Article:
Dynamic Flows were introduced by Ford and Fulkerson in 1958 to model flows over time. They define edge capacities to be the total amount of flow that can enter an edge in one time unit. Each edge also has a length, representing the time needed to traverse it. Dynamic Flows have been used to model many problems including traffic congestion, hop-routing of packets and evacuation protocols in buildings. While the basic problem of moving the maximal amount of supplies from sources to sinks is polynomial time solvable, natural minor modifications can make it NP-hard.

One such modification is that flows be confluent, i.e., all flows leaving a vertex must leave along the same edge. This corresponds to natural conditions in, e.g., evacuation planning and hop routing.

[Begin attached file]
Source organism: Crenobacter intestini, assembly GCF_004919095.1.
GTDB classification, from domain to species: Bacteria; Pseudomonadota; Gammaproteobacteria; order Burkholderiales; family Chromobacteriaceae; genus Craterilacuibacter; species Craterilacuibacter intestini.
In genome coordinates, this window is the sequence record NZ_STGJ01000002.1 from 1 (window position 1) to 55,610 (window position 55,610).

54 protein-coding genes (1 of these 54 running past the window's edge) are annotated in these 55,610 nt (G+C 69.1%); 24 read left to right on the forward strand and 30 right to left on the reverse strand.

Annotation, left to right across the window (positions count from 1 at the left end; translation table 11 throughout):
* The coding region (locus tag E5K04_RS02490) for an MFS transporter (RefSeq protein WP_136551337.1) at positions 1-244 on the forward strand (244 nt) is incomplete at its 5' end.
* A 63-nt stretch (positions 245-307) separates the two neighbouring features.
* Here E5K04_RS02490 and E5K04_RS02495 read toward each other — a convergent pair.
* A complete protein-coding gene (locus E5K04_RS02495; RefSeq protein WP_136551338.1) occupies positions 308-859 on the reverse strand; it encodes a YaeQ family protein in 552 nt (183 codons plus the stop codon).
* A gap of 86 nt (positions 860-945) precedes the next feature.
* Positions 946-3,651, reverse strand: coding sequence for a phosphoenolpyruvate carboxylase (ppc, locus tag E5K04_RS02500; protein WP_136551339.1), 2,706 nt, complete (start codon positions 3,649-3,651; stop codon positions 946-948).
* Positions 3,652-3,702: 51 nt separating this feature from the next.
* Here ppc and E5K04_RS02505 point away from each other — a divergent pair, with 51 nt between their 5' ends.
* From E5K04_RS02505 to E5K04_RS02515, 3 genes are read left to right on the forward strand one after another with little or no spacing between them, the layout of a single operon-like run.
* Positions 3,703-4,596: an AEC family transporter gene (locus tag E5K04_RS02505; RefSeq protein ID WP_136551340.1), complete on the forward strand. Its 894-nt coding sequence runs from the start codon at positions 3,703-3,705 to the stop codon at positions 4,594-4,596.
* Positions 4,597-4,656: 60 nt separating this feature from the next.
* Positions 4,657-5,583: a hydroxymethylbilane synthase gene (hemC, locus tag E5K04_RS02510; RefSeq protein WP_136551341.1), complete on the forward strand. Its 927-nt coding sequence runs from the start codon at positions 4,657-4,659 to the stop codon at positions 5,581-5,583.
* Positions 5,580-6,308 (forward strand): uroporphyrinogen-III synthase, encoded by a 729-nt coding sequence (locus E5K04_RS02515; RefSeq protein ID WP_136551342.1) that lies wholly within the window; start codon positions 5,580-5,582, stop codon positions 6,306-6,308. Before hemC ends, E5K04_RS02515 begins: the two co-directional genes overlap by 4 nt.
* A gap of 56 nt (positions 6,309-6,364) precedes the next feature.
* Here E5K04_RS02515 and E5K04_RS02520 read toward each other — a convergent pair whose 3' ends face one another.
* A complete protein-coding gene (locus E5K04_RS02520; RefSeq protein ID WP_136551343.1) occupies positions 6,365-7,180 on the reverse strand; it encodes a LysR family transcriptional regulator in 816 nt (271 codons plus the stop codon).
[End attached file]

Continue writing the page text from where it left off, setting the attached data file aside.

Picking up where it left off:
We investigate the single-sink Confluent Quickest Flow problem. The input is a graph with edge capacities and lengths, sources with supplies and a sink. The problem is to find a confluent flow minimizing the time required to send supplies to the sink. Our main results include:

a) Logarithmic Non-Approximability: Directed Confluent Quickest Flows cannot be approximated in polynomial time with an O(\log n) approximation factor, unless P=NP.

b) Polylogarithmic Bicriteria Approximations: Polynomial time (O(\log^8 n), O(\log^2 \kappa)) bicritera approximation algorithms for the Confluent Quickest Flow problem where \kappa is the number of sinks, in both directed and undirected graphs.

Corresponding results are also developed for the Confluent Maximum Flow over time problem. The techniques developed also improve recent approximation algorithms for static confluent flows.